"Luna, would you like to become apprenticed to me, as well?"
Draco Malfoy was a spoilt, petulant, irritating brat, yet he did listen. He did, albeit grudgingly, take seriously the lessons John taught him, and he did his best to master the lathe.
Lucius and Narcissa Malfoy had been all too eager to accept the apprenticeship on their son's behalf, which made perfect sense. The wizarding world knew what had occurred at the manor, and for an enemy to extend the hand of friendship . . . .
"Watch Lovegood, boy. She's not impatient. Until you learn patience, you'll never turn a decent wand body," John said mildly, before leaving his apprentices to it and seeking his tea behind a screen at his desk in the workshop.
Taking a sip, he waited. It was always interesting, eavesdropping on the children.
"That's very good, Draco."
The boy grunted.
"Of course, mine's still better."
John snorted. He wasn't certain, not entirely, why Luna enjoyed goading Draco, but the boy's frustration pleased him. Petty, perhaps, but satisfying.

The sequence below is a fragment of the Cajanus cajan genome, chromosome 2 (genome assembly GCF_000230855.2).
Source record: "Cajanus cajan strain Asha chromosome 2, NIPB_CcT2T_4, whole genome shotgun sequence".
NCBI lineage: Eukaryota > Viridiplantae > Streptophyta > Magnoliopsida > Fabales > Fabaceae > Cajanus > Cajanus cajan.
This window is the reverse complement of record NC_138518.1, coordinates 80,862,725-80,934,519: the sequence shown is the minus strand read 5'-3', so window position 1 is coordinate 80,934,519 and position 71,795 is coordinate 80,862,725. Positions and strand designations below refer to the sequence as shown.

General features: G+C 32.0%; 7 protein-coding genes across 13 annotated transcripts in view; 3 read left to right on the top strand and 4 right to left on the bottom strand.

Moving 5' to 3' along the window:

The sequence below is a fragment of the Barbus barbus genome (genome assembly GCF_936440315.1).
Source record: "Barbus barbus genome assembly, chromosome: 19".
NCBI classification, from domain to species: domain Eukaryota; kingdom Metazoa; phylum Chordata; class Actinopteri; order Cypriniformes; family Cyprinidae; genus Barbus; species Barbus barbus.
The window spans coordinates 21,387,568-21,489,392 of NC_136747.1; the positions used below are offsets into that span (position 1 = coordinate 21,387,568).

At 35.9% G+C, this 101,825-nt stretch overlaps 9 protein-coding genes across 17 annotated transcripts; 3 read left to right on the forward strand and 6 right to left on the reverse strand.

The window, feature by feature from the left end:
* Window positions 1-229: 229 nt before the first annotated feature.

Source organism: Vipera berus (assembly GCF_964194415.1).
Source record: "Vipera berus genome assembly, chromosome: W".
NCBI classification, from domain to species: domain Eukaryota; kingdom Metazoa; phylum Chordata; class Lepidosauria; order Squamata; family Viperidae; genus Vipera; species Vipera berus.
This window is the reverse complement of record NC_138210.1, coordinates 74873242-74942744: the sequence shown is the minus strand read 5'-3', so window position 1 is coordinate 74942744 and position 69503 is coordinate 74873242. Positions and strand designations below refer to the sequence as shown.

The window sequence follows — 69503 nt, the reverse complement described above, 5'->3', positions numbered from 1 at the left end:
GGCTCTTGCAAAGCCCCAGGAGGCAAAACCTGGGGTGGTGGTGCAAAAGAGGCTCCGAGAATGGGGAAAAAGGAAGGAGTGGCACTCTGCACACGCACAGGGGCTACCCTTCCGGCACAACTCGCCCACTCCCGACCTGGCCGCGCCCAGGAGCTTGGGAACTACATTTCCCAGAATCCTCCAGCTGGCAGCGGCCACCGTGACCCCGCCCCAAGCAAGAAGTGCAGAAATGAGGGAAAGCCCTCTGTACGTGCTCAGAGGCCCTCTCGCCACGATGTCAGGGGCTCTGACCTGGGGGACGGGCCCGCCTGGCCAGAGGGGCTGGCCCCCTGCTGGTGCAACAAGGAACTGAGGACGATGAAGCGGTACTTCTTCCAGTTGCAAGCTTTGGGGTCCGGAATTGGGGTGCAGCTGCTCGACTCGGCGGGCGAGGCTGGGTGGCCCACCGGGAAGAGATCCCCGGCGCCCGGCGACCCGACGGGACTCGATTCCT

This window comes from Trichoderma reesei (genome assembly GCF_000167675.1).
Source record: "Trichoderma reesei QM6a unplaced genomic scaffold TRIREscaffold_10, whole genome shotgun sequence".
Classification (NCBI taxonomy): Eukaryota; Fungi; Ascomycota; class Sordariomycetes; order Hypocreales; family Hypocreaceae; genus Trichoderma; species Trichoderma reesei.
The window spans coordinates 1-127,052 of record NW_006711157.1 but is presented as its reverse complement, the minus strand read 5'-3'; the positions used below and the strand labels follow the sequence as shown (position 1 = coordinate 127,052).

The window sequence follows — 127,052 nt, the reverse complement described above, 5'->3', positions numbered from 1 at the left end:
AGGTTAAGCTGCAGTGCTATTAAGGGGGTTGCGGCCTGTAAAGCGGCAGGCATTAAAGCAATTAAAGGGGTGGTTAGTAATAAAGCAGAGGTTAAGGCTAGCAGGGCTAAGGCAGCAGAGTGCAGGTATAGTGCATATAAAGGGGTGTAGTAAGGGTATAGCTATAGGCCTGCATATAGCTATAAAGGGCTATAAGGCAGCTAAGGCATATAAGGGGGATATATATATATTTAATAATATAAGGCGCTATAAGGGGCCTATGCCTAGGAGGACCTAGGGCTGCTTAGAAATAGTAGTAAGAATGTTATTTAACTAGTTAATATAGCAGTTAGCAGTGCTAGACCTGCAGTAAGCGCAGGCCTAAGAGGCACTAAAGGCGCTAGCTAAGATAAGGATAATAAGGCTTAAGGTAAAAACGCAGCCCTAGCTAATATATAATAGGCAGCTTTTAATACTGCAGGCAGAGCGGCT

"That's because I'm patient. You could pretend you were brewing. One has to be patient when brewing, as you know, and that might—"
"Quiet, Lovegood. I'm trying to concentrate!"
"You're not doing very well, are you? Don't you think focus should come from within? It is a mental discipline, after all, and—"
Something shattered on the other side of the screen.
John grasped a wand from his desk as a precaution. Any wand he made would serve him. But he didn't need to intervene.
"That was rude. Rudeness won't help you to learn patience."
Draco groaned. Luna giggled. John grimaced.